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EPA Proposes Step 3 of the GHG Tailoring Rule

For PSD and Title V permitting, EPA is proposing to keep the same thresholds from Step 2 (PSD:  100,000 tons/yr CO2e for new sources, 75,000 tons/yr CO2e for modifications at major GHG sources; Title V:  100,000 tons/yr CO2e), primarily due to EPA’s determination that state permitting authorities do not have the infrastructure and expertise to apply GHG permitting requirements to smaller sources.  So, at this time, smaller sources will not be subjected to GHG permitting requirements.

In addition to keeping the same thresholds, EPA is proposing two actions to streamline GHG permitting:

  • Improve flexibility and usefulness of GHG Plantwide Applicability Limits (PALs).
  • Where EPA is the permitting authority, add regulatory authority for EPA to issue Synthetic Minor limits for GHGs.

EPA is also soliciting comments on a variety of topics, including:

  • Permitting activity and burden
  • Permitting authority resources
  • Impacts of lower GHG permitting thresholds
  • Permit streamlining methods, including PTE calculations, general permits, and presumptive GHG BACT.

Comments will be accepted until April 20, 2012.

Fact Sheet:  http://www.epa.gov/nsr/ghgdocs/Step3FactSheet.pdf

Proposed Rule:  http://www.gpo.gov/fdsys/pkg/FR-2012-03-08/pdf/2012-5431.pdf

Final Utility MACT Published in Federal Register

Subsequent to EPA finalizing the Utility MACT on December 21, 2011, the final rule (40 CFR 63 Subpart UUUUU) was published in the Federal Register.  Revisions to New Source Performance Standards (NSPS) 40 CFR 60 Subparts D, Da, Db, and Dc, applicable to boilers, were also published.  The Utility MACT applies to coal and oil-fired electric generating units (EGUs).  The effective date is April 16, 2012, and the compliance date for existing EGUs is April 16, 2015.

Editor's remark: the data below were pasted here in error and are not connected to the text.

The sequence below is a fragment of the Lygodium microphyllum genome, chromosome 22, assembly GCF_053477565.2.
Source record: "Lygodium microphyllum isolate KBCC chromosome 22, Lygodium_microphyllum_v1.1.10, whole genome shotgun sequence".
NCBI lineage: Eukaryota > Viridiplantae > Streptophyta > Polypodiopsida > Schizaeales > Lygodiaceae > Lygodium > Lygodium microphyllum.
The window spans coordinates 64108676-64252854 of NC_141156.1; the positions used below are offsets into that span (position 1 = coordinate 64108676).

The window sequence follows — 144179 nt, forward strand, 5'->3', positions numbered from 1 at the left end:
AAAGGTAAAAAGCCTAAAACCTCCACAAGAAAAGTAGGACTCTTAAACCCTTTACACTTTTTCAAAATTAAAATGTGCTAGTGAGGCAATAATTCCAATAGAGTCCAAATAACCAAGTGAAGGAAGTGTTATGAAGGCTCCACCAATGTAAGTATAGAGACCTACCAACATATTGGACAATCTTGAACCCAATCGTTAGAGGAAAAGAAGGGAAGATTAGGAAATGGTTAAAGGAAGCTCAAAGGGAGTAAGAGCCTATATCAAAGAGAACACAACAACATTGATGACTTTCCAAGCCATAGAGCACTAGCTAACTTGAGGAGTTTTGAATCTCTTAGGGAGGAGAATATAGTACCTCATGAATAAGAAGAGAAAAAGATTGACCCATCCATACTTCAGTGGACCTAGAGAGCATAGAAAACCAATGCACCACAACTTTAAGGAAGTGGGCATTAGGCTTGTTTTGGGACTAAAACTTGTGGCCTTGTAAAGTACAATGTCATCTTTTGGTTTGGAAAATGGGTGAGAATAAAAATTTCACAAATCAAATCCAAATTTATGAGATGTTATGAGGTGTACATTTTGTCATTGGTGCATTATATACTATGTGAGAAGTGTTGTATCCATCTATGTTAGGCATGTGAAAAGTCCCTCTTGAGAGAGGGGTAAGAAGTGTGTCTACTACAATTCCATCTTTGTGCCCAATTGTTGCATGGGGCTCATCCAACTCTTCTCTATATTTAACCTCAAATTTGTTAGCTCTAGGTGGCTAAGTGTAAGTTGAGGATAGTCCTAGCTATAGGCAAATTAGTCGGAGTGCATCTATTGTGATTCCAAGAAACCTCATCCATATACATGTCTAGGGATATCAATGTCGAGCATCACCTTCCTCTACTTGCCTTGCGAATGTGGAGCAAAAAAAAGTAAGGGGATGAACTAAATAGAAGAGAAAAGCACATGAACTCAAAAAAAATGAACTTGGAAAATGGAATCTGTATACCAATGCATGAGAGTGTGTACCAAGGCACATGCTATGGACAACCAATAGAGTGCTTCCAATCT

Final Rule:  http://www.gpo.gov/fdsys/pkg/FR-2012-02-16/pdf/2012-806.pdf

Boiler MACT Back in Effect – D.C. Circuit Court of Appeals Rejects May 16, 2011 EPA Stay

In response to a challenge by Earthjustice (Sierra Club), on January 9, 2012, the D.C. Circuit Court of Appeals rejected the May 16, 2011 EPA stay of the effective date of the Boiler MACT and CISWI NSPS final rules published on March 21, 2011.  This means that the final Boiler MACT issued in March 2011 is in effect now.  For existing major sources, the compliance date would be March 21, 2014.  This is a year earlier than the expected existing source compliance date (mid to late 2015) for the upcoming revised rules, which EPA plans to finalize in 2012.  New major sources must comply upon startup.  The court is expected to rule again later in 2012 on the new versions of the rules.  At that time, the revised version of the rule could supersede the March 2011 version, thereby establishing a later compliance date (2015).

EPA Issues Proposed Boiler MACT, Area Source NESHAP, and CISWI Revisions

U.S. EPA has proposed a new version of the Boiler Major Source NESHAP (“Boiler MACT”) and amendments to the Boiler Area Source NESHAP, CISWI Incinerator NSPS, and Definition of Solid Waste. EPS is currently reviewing these standards to assess potential impacts on our affected clients. Upon publication in the Federal Register, EPA will accept comments for 60 days. EPA plans on finalizing these standards by Spring 2012.

Here are some of the initial highlights:

Area Source NESHAP

  • The current final rule remains in effect.
  • Mercury standards for coal-fired boilers are relaxed.
  • Particulate standards for biomass and oil-fired boilers unchanged.
  • The current deadline for existing source initial tune-ups (March 21, 2012) is proposed to be extended by one year.

Major Source NESHAP

  • Existing source compliance date would be 3 years after final rule publication.
  • Emissions limits changed from the previous MACT based on new subcategories and data collected in 2011.
  • Several emission limits are more stringent than the previous final MACT, while others are relaxed.
  • As an alternative to the PM limit, a total selected metals (TSM) limit is available for select subcategories.
  • The numerical dioxin emission limits are replaced by work practice standards.